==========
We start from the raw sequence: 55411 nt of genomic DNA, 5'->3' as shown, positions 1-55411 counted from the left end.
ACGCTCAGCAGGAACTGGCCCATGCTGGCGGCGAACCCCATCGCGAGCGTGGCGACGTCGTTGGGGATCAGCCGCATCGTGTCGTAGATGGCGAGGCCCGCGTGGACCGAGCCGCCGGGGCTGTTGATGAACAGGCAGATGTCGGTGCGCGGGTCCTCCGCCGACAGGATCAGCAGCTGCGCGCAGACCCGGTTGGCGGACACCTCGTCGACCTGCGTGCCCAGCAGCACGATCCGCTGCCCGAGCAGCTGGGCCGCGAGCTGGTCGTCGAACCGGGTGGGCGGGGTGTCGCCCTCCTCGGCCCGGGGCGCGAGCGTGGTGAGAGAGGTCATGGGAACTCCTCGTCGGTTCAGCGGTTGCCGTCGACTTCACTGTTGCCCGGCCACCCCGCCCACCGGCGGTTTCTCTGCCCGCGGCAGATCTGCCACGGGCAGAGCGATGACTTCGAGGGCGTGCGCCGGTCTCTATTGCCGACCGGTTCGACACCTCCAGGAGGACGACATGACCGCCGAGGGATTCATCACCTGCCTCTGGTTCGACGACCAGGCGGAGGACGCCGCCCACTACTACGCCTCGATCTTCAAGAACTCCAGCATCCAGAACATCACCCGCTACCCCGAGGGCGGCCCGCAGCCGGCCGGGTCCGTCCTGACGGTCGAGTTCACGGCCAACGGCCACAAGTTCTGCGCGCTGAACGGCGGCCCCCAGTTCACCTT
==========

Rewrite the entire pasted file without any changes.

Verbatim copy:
We start from the raw sequence: 55411 nt of genomic DNA, 5'->3' as shown, positions 1-55411 counted from the left end.
ACGCTCAGCAGGAACTGGCCCATGCTGGCGGCGAACCCCATCGCGAGCGTGGCGACGTCGTTGGGGATCAGCCGCATCGTGTCGTAGATGGCGAGGCCCGCGTGGACCGAGCCGCCGGGGCTGTTGATGAACAGGCAGATGTCGGTGCGCGGGTCCTCCGCCGACAGGATCAGCAGCTGCGCGCAGACCCGGTTGGCGGACACCTCGTCGACCTGCGTGCCCAGCAGCACGATCCGCTGCCCGAGCAGCTGGGCCGCGAGCTGGTCGTCGAACCGGGTGGGCGGGGTGTCGCCCTCCTCGGCCCGGGGCGCGAGCGTGGTGAGAGAGGTCATGGGAACTCCTCGTCGGTTCAGCGGTTGCCGTCGACTTCACTGTTGCCCGGCCACCCCGCCCACCGGCGGTTTCTCTGCCCGCGGCAGATCTGCCACGGGCAGAGCGATGACTTCGAGGGCGTGCGCCGGTCTCTATTGCCGACCGGTTCGACACCTCCAGGAGGACGACATGACCGCCGAGGGATTCATCACCTGCCTCTGGTTCGACGACCAGGCGGAGGACGCCGCCCACTACTACGCCTCGATCTTCAAGAACTCCAGCATCCAGAACATCACCCGCTACCCCGAGGGCGGCCCGCAGCCGGCCGGGTCCGTCCTGACGGTCGAGTTCACGGCCAACGGCCACAAGTTCTGCGCGCTGAACGGCGGCCCCCAGTTCACCTT